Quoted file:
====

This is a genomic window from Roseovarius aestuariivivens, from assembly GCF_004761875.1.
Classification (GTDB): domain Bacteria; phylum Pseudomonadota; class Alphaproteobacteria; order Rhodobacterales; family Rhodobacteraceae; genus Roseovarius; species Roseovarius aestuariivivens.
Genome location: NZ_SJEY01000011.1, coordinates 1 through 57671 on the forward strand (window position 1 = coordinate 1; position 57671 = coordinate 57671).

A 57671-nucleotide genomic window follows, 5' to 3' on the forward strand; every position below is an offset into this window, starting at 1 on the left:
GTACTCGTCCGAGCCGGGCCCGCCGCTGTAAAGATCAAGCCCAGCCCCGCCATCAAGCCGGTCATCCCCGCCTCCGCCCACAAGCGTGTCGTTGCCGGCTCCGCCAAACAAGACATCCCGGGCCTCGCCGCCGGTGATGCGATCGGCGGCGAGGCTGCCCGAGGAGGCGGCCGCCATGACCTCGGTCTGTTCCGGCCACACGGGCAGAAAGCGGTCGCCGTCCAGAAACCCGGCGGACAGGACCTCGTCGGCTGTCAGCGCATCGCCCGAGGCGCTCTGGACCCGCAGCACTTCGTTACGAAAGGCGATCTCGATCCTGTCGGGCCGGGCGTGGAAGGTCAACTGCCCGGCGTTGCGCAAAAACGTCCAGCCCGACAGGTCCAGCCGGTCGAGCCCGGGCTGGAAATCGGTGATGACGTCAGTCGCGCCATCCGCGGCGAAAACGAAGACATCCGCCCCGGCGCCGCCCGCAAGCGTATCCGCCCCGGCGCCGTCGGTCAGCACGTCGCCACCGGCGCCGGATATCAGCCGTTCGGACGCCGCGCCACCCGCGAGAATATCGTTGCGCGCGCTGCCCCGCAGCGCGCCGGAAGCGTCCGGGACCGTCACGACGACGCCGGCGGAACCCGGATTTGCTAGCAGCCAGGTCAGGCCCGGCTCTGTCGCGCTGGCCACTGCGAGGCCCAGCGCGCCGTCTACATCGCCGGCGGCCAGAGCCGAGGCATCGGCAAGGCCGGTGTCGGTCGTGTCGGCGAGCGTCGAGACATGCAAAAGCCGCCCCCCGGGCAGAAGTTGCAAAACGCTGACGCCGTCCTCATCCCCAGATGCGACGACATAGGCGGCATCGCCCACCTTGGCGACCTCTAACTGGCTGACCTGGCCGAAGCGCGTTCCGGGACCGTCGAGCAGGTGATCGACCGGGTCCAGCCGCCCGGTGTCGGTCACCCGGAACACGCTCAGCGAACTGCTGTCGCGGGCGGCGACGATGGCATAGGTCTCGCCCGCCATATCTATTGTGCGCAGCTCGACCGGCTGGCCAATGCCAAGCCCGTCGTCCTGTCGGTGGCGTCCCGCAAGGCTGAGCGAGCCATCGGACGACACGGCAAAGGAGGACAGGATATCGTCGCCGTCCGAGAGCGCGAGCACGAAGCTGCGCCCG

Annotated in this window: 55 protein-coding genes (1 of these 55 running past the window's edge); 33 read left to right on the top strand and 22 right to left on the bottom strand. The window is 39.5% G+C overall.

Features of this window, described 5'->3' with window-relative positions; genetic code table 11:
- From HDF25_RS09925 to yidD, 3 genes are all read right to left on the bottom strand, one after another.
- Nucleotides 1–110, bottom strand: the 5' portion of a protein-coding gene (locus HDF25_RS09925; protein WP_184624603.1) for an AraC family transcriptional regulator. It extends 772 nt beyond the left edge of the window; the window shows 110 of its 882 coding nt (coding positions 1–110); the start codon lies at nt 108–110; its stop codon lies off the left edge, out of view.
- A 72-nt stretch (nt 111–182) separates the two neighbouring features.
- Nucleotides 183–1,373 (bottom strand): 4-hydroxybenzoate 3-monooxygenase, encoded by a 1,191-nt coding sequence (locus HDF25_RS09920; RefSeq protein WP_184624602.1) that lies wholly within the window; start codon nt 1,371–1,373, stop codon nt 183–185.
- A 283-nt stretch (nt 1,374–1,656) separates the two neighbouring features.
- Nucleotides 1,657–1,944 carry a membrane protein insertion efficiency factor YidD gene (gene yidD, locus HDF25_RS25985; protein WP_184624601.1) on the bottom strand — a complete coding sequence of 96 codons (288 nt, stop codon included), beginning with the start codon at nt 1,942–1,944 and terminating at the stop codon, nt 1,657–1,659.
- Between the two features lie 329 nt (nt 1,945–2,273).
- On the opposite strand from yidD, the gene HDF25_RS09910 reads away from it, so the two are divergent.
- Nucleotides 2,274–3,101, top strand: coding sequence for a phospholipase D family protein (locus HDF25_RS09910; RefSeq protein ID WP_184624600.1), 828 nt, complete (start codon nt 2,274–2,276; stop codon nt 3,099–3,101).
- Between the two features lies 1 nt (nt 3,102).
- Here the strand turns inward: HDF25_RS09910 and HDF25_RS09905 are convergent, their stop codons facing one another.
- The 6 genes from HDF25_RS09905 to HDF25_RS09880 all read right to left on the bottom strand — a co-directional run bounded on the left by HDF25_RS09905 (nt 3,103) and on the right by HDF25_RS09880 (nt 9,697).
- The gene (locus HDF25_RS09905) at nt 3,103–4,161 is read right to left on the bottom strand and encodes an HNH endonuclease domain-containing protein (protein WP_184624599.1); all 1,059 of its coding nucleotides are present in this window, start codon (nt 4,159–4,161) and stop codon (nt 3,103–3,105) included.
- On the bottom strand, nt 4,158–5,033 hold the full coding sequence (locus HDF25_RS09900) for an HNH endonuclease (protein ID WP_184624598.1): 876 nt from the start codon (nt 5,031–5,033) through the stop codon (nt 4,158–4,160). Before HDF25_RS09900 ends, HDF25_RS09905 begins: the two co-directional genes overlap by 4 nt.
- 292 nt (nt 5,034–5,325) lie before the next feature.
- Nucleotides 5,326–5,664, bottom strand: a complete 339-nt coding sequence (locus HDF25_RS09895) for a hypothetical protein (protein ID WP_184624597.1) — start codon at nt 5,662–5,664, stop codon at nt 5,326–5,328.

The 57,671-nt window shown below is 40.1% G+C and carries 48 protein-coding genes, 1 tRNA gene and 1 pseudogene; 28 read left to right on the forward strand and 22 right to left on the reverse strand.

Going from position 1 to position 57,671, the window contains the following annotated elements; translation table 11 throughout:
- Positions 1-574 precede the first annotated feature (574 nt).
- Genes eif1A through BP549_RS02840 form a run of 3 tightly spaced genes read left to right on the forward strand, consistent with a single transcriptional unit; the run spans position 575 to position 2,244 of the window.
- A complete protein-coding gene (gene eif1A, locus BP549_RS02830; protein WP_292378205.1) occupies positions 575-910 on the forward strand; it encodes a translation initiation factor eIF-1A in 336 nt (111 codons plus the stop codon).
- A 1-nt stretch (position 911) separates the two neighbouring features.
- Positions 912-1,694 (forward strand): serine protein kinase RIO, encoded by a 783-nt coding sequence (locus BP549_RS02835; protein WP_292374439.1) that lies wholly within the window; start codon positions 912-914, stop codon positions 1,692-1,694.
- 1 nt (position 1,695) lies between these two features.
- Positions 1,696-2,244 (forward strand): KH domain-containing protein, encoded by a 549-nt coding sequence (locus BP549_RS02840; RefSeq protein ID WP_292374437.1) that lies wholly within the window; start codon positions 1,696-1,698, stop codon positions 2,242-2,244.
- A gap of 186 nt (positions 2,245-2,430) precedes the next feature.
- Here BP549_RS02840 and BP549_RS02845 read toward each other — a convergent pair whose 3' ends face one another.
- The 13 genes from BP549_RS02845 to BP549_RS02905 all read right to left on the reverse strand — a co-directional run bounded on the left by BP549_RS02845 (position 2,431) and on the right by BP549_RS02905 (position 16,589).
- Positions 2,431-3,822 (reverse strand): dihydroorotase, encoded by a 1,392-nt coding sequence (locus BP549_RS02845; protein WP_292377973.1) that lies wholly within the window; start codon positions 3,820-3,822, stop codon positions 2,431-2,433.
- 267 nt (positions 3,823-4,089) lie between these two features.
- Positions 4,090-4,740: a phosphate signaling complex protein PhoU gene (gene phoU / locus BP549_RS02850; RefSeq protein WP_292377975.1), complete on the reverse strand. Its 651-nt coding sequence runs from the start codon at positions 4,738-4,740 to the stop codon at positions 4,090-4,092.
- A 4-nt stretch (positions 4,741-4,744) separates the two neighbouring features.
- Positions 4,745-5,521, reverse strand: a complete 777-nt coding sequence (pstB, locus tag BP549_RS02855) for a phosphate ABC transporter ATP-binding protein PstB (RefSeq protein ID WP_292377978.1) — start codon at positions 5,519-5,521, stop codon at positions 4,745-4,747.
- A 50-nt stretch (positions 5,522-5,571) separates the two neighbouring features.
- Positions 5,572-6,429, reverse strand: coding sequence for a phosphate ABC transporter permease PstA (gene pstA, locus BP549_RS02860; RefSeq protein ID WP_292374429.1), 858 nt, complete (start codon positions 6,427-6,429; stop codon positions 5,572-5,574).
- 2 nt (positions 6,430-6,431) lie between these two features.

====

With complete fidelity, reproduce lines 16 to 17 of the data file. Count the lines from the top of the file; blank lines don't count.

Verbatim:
- Nucleotides 2,274–3,101, top strand: coding sequence for a phospholipase D family protein (locus HDF25_RS09910; RefSeq protein ID WP_184624600.1), 828 nt, complete (start codon nt 2,274–2,276; stop codon nt 3,099–3,101).
- Between the two features lies 1 nt (nt 3,102).